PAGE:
The real tragedy of the New Yorker cover…Jul 23rd, 2008 | By admin | Category: Politics
Obama voted—a parliamentary error, Obama says—to block funding for a child-welfare facility in Hendon’s district. Hendon rose and criticized Obama for the vote. The two men became embroiled in a yelling match on the Senate floor that looked as if it might become physical; they were separated by Courtney Nottage, then the chief of staff for Emil Jones. Nottage led Obama off the floor to a room that legislators used to make telephone calls. “It looked like two men that were having a serious disagreement and they had walked up to one another really close,” Nottage told me. “I didn’t think anything good could come of that.”
Hendon told me, “He’s the one that got mad, because he said I embarrassed him on the Senate floor. That’s when he came over to my desk.” Before Nottage broke them up, Obama, who had learned to box from his Indonesian stepfather, supposedly told Hendon, “I’m going to kick your ass!” Hendon said, “He said something like that.”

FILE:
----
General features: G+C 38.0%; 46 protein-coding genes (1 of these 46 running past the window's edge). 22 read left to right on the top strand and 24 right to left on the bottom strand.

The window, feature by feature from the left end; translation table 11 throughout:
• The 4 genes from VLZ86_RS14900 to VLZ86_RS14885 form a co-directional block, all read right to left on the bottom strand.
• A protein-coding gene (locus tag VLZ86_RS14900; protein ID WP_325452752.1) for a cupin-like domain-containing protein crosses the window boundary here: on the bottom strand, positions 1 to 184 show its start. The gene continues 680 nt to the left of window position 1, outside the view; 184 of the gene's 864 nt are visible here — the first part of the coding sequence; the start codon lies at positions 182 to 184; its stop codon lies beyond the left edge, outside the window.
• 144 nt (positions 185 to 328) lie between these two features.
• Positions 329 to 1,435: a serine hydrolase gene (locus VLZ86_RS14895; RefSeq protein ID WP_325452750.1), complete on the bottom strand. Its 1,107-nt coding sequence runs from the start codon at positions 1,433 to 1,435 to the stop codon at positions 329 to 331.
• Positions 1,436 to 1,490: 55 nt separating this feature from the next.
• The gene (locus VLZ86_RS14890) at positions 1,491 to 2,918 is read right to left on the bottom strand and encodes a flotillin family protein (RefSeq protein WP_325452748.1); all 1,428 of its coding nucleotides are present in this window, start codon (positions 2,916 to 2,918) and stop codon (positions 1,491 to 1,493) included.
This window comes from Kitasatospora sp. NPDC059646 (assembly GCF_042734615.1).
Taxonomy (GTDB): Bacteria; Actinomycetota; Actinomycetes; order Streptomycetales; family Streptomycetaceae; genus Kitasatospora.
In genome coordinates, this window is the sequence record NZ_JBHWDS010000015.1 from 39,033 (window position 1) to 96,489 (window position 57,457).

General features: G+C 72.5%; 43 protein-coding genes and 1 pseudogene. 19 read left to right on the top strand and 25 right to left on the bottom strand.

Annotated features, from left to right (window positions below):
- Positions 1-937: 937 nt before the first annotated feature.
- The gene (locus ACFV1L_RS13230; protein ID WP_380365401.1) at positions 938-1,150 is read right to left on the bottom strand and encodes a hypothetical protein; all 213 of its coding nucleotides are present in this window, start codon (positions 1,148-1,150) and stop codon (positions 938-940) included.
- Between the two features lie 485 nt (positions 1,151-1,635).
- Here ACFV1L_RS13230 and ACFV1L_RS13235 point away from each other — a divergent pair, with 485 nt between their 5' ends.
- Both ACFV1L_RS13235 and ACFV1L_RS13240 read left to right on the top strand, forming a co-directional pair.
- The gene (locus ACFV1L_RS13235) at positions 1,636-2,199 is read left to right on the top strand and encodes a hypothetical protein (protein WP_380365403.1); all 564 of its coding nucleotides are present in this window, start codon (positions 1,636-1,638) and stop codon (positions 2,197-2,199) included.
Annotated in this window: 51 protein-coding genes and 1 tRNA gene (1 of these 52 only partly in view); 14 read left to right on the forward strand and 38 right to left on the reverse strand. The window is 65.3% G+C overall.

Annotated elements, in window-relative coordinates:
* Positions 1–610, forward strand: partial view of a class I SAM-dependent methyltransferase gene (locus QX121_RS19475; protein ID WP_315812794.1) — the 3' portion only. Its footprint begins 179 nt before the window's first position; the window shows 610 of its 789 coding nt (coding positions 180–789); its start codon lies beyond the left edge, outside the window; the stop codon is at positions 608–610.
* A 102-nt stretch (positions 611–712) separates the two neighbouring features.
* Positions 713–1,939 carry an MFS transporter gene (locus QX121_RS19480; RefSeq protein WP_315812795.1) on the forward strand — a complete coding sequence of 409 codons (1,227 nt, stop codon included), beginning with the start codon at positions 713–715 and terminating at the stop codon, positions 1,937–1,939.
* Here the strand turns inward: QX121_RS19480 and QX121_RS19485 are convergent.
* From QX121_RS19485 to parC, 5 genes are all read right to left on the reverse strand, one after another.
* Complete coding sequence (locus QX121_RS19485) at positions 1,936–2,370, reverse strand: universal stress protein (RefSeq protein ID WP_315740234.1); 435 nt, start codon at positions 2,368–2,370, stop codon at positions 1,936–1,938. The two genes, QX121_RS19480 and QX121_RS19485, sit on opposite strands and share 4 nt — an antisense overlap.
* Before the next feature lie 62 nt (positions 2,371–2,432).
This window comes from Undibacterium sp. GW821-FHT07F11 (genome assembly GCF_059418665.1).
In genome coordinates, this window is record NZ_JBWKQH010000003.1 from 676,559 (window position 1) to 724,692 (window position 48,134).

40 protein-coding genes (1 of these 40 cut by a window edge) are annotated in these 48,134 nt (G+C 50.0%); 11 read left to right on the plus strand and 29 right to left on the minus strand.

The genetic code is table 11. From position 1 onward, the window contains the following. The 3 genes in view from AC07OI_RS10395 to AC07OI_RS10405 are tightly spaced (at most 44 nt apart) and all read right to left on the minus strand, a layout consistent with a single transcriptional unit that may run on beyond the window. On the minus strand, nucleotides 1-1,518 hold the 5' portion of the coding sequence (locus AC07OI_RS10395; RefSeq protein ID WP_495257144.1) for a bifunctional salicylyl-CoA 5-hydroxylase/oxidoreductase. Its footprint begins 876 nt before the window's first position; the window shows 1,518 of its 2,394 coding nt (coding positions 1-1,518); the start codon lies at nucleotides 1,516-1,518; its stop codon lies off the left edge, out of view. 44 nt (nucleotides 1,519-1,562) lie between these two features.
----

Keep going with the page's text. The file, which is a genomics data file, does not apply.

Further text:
Chicago politics is never as simple (though maybe as black & white) as national journalists want to make it. To survive and prosper, you have to carve your niche (sometimes with a bloody tool) and be prepared to make enemies out of supporters & vice versa. To rise quickly, you have to be smart enough to assess all the options, know all the players and then get the job done. You also have to be a pretty hard nosed individual.
That’s one reason why I think Senator Obama can become a great president who may be able to actually lead the country, and solve some problems we have. He probably won’t be this fantasy progressive pushover that most of the media, and conservatives think he is. Even though he wasn’t born here, he’s more 79th Street than Lake Shore Drive.
One other thing about Lizza’s piece, as somebody who was in Daley Plaza at that antiwar rally, believe me, Obama was THE STAR speaker that afternoon (regardless of what the Tribune wrote). The buzz in the crowd was all about this State Senator who could some day be President. It’s true, he made that kind of impression.